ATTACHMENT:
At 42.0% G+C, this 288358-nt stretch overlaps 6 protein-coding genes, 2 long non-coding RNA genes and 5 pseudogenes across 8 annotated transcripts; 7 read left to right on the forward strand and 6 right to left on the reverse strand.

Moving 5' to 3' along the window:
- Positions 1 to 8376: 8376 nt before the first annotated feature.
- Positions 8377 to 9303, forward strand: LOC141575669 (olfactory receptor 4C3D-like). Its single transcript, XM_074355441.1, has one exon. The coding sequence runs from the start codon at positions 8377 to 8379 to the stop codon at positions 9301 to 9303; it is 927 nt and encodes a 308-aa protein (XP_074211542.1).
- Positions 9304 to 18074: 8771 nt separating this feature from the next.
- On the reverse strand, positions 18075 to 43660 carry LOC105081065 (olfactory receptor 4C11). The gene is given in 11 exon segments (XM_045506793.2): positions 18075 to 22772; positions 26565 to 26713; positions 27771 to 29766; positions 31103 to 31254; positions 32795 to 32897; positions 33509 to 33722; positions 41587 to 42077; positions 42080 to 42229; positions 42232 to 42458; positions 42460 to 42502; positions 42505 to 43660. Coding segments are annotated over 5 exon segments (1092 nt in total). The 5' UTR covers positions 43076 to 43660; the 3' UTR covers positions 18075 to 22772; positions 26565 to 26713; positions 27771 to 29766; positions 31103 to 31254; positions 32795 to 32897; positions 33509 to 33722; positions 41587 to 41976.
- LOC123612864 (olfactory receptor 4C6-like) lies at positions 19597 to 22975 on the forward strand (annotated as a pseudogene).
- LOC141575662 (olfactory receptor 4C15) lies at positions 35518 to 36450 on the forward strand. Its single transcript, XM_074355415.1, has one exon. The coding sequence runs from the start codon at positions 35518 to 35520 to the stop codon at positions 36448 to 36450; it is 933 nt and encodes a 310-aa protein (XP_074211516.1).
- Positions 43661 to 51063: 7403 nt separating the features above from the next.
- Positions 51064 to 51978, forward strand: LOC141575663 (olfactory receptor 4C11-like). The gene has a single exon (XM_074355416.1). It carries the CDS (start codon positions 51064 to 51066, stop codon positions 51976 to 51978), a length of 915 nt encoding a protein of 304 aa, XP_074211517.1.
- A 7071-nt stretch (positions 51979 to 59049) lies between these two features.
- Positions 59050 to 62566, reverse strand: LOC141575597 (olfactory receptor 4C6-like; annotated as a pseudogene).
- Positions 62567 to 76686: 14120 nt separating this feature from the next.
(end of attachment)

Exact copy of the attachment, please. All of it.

At 42.0% G+C, this 288358-nt stretch overlaps 6 protein-coding genes, 2 long non-coding RNA genes and 5 pseudogenes across 8 annotated transcripts; 7 read left to right on the forward strand and 6 right to left on the reverse strand.

Moving 5' to 3' along the window:
- Positions 1 to 8376: 8376 nt before the first annotated feature.
- Positions 8377 to 9303, forward strand: LOC141575669 (olfactory receptor 4C3D-like). Its single transcript, XM_074355441.1, has one exon. The coding sequence runs from the start codon at positions 8377 to 8379 to the stop codon at positions 9301 to 9303; it is 927 nt and encodes a 308-aa protein (XP_074211542.1).
- Positions 9304 to 18074: 8771 nt separating this feature from the next.
- On the reverse strand, positions 18075 to 43660 carry LOC105081065 (olfactory receptor 4C11). The gene is given in 11 exon segments (XM_045506793.2): positions 18075 to 22772; positions 26565 to 26713; positions 27771 to 29766; positions 31103 to 31254; positions 32795 to 32897; positions 33509 to 33722; positions 41587 to 42077; positions 42080 to 42229; positions 42232 to 42458; positions 42460 to 42502; positions 42505 to 43660. Coding segments are annotated over 5 exon segments (1092 nt in total). The 5' UTR covers positions 43076 to 43660; the 3' UTR covers positions 18075 to 22772; positions 26565 to 26713; positions 27771 to 29766; positions 31103 to 31254; positions 32795 to 32897; positions 33509 to 33722; positions 41587 to 41976.
- LOC123612864 (olfactory receptor 4C6-like) lies at positions 19597 to 22975 on the forward strand (annotated as a pseudogene).
- LOC141575662 (olfactory receptor 4C15) lies at positions 35518 to 36450 on the forward strand. Its single transcript, XM_074355415.1, has one exon. The coding sequence runs from the start codon at positions 35518 to 35520 to the stop codon at positions 36448 to 36450; it is 933 nt and encodes a 310-aa protein (XP_074211516.1).
- Positions 43661 to 51063: 7403 nt separating the features above from the next.
- Positions 51064 to 51978, forward strand: LOC141575663 (olfactory receptor 4C11-like). The gene has a single exon (XM_074355416.1). It carries the CDS (start codon positions 51064 to 51066, stop codon positions 51976 to 51978), a length of 915 nt encoding a protein of 304 aa, XP_074211517.1.
- A 7071-nt stretch (positions 51979 to 59049) lies between these two features.
- Positions 59050 to 62566, reverse strand: LOC141575597 (olfactory receptor 4C6-like; annotated as a pseudogene).
- Positions 62567 to 76686: 14120 nt separating this feature from the next.